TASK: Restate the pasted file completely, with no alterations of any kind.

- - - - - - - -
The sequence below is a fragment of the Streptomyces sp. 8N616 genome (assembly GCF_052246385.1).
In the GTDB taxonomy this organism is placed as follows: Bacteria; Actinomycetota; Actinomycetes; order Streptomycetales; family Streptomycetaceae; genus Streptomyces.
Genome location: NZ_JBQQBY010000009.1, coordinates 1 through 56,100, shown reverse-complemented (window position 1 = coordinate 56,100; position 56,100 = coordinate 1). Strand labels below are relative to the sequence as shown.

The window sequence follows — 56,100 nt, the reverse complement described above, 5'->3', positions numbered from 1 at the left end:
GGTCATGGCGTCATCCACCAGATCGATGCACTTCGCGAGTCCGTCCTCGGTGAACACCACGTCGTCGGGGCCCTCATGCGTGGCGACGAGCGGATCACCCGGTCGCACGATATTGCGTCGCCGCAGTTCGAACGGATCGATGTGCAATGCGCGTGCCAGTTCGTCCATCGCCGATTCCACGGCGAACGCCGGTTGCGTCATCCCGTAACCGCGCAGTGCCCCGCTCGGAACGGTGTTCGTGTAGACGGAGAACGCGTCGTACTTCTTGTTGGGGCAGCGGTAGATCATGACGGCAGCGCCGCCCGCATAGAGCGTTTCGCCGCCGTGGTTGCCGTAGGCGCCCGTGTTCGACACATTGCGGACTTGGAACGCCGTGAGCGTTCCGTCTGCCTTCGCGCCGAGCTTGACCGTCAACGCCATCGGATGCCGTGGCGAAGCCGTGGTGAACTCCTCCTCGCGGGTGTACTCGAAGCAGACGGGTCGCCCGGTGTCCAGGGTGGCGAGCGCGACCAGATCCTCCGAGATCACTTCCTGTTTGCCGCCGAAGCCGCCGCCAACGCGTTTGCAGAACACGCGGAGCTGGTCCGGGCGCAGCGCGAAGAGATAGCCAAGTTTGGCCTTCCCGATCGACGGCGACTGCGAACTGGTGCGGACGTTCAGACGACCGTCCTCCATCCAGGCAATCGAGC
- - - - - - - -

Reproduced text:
The sequence below is a fragment of the Streptomyces sp. 8N616 genome (assembly GCF_052246385.1).
In the GTDB taxonomy this organism is placed as follows: Bacteria; Actinomycetota; Actinomycetes; order Streptomycetales; family Streptomycetaceae; genus Streptomyces.
Genome location: NZ_JBQQBY010000009.1, coordinates 1 through 56,100, shown reverse-complemented (window position 1 = coordinate 56,100; position 56,100 = coordinate 1). Strand labels below are relative to the sequence as shown.

The window sequence follows — 56,100 nt, the reverse complement described above, 5'->3', positions numbered from 1 at the left end:
GGTCATGGCGTCATCCACCAGATCGATGCACTTCGCGAGTCCGTCCTCGGTGAACACCACGTCGTCGGGGCCCTCATGCGTGGCGACGAGCGGATCACCCGGTCGCACGATATTGCGTCGCCGCAGTTCGAACGGATCGATGTGCAATGCGCGTGCCAGTTCGTCCATCGCCGATTCCACGGCGAACGCCGGTTGCGTCATCCCGTAACCGCGCAGTGCCCCGCTCGGAACGGTGTTCGTGTAGACGGAGAACGCGTCGTACTTCTTGTTGGGGCAGCGGTAGATCATGACGGCAGCGCCGCCCGCATAGAGCGTTTCGCCGCCGTGGTTGCCGTAGGCGCCCGTGTTCGACACATTGCGGACTTGGAACGCCGTGAGCGTTCCGTCTGCCTTCGCGCCGAGCTTGACCGTCAACGCCATCGGATGCCGTGGCGAAGCCGTGGTGAACTCCTCCTCGCGGGTGTACTCGAAGCAGACGGGTCGCCCGGTGTCCAGGGTGGCGAGCGCGACCAGATCCTCCGAGATCACTTCCTGTTTGCCGCCGAAGCCGCCGCCAACGCGTTTGCAGAACACGCGGAGCTGGTCCGGGCGCAGCGCGAAGAGATAGCCAAGTTTGGCCTTCCCGATCGACGGCGACTGCGAACTGGTGCGGACGTTCAGACGACCGTCCTCCATCCAGGCAATCGAGC